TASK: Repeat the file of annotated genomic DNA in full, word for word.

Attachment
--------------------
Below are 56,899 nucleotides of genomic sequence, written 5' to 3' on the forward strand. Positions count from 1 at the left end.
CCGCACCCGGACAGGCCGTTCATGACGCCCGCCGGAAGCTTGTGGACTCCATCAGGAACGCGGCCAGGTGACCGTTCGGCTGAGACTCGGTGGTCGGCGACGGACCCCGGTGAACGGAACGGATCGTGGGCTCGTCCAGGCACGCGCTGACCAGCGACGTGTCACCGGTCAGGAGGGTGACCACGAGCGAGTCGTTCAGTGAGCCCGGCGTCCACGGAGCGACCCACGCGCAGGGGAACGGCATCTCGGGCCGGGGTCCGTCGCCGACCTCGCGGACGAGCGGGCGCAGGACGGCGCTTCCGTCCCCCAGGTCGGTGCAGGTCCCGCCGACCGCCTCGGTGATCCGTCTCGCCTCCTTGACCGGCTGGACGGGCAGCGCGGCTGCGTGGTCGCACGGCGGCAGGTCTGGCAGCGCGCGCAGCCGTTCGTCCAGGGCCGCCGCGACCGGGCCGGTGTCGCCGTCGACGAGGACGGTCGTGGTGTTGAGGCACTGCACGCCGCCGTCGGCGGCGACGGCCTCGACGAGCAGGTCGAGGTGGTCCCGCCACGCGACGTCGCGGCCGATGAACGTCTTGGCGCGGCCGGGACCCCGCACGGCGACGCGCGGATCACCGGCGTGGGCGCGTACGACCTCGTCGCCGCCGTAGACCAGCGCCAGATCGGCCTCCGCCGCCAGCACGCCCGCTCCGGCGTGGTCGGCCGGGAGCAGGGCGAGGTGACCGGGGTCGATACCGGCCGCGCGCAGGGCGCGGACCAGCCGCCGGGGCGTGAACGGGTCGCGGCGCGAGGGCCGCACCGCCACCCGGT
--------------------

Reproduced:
Below are 56,899 nucleotides of genomic sequence, written 5' to 3' on the forward strand. Positions count from 1 at the left end.
CCGCACCCGGACAGGCCGTTCATGACGCCCGCCGGAAGCTTGTGGACTCCATCAGGAACGCGGCCAGGTGACCGTTCGGCTGAGACTCGGTGGTCGGCGACGGACCCCGGTGAACGGAACGGATCGTGGGCTCGTCCAGGCACGCGCTGACCAGCGACGTGTCACCGGTCAGGAGGGTGACCACGAGCGAGTCGTTCAGTGAGCCCGGCGTCCACGGAGCGACCCACGCGCAGGGGAACGGCATCTCGGGCCGGGGTCCGTCGCCGACCTCGCGGACGAGCGGGCGCAGGACGGCGCTTCCGTCCCCCAGGTCGGTGCAGGTCCCGCCGACCGCCTCGGTGATCCGTCTCGCCTCCTTGACCGGCTGGACGGGCAGCGCGGCTGCGTGGTCGCACGGCGGCAGGTCTGGCAGCGCGCGCAGCCGTTCGTCCAGGGCCGCCGCGACCGGGCCGGTGTCGCCGTCGACGAGGACGGTCGTGGTGTTGAGGCACTGCACGCCGCCGTCGGCGGCGACGGCCTCGACGAGCAGGTCGAGGTGGTCCCGCCACGCGACGTCGCGGCCGATGAACGTCTTGGCGCGGCCGGGACCCCGCACGGCGACGCGCGGATCACCGGCGTGGGCGCGTACGACCTCGTCGCCGCCGTAGACCAGCGCCAGATCGGCCTCCGCCGCCAGCACGCCCGCTCCGGCGTGGTCGGCCGGGAGCAGGGCGAGGTGACCGGGGTCGATACCGGCCGCGCGCAGGGCGCGGACCAGCCGCCGGGGCGTGAACGGGTCGCGGCGCGAGGGCCGCACCGCCACCCGGT